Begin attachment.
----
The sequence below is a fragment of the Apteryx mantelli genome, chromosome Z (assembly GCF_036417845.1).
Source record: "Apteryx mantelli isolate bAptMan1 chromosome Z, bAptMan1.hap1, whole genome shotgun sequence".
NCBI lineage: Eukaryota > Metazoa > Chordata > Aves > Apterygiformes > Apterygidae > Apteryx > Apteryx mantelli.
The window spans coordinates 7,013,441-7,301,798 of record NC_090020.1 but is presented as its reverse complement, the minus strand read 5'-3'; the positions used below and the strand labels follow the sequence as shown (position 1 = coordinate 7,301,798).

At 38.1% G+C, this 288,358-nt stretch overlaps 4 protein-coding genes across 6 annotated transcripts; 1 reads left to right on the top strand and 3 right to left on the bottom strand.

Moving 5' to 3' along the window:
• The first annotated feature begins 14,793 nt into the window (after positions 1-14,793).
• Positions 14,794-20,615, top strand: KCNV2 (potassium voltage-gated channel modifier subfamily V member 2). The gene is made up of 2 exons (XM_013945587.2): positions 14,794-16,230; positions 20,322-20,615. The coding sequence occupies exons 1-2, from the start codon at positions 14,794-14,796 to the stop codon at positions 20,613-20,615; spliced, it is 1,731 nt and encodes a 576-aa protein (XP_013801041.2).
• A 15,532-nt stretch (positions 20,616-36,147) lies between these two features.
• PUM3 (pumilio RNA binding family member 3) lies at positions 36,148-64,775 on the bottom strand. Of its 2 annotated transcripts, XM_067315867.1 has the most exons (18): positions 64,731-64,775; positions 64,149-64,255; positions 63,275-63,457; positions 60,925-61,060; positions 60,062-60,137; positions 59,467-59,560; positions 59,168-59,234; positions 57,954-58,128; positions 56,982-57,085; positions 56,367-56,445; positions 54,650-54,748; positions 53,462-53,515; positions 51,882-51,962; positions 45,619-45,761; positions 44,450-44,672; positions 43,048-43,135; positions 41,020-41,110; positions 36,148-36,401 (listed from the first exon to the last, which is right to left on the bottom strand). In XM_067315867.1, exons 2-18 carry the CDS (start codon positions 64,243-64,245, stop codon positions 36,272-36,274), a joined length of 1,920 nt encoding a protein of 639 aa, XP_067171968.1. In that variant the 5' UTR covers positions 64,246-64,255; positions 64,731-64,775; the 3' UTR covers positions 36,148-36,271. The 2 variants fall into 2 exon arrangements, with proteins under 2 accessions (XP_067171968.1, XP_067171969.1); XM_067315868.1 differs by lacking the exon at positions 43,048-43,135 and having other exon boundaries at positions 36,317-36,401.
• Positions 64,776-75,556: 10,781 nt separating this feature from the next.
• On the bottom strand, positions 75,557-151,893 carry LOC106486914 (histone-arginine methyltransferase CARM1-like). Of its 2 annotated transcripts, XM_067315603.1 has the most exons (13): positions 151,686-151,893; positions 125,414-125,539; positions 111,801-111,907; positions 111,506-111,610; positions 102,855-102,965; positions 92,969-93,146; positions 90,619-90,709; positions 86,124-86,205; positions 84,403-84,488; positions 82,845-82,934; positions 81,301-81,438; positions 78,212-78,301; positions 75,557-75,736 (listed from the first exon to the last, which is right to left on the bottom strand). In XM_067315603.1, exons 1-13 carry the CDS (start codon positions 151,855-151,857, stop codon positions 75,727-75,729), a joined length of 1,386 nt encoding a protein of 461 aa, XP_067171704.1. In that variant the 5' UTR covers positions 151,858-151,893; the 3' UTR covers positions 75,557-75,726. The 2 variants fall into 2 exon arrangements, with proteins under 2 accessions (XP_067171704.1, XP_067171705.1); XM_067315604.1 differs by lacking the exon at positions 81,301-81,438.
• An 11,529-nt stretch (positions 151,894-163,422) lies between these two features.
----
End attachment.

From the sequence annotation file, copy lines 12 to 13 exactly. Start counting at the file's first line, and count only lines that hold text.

• On the bottom strand, positions 75,557-151,893 carry LOC106486914 (histone-arginine methyltransferase CARM1-like). Of its 2 annotated transcripts, XM_067315603.1 has the most exons (13): positions 151,686-151,893; positions 125,414-125,539; positions 111,801-111,907; positions 111,506-111,610; positions 102,855-102,965; positions 92,969-93,146; positions 90,619-90,709; positions 86,124-86,205; positions 84,403-84,488; positions 82,845-82,934; positions 81,301-81,438; positions 78,212-78,301; positions 75,557-75,736 (listed from the first exon to the last, which is right to left on the bottom strand). In XM_067315603.1, exons 1-13 carry the CDS (start codon positions 151,855-151,857, stop codon positions 75,727-75,729), a joined length of 1,386 nt encoding a protein of 461 aa, XP_067171704.1. In that variant the 5' UTR covers positions 151,858-151,893; the 3' UTR covers positions 75,557-75,726. The 2 variants fall into 2 exon arrangements, with proteins under 2 accessions (XP_067171704.1, XP_067171705.1); XM_067315604.1 differs by lacking the exon at positions 81,301-81,438.
• An 11,529-nt stretch (positions 151,894-163,422) lies between these two features.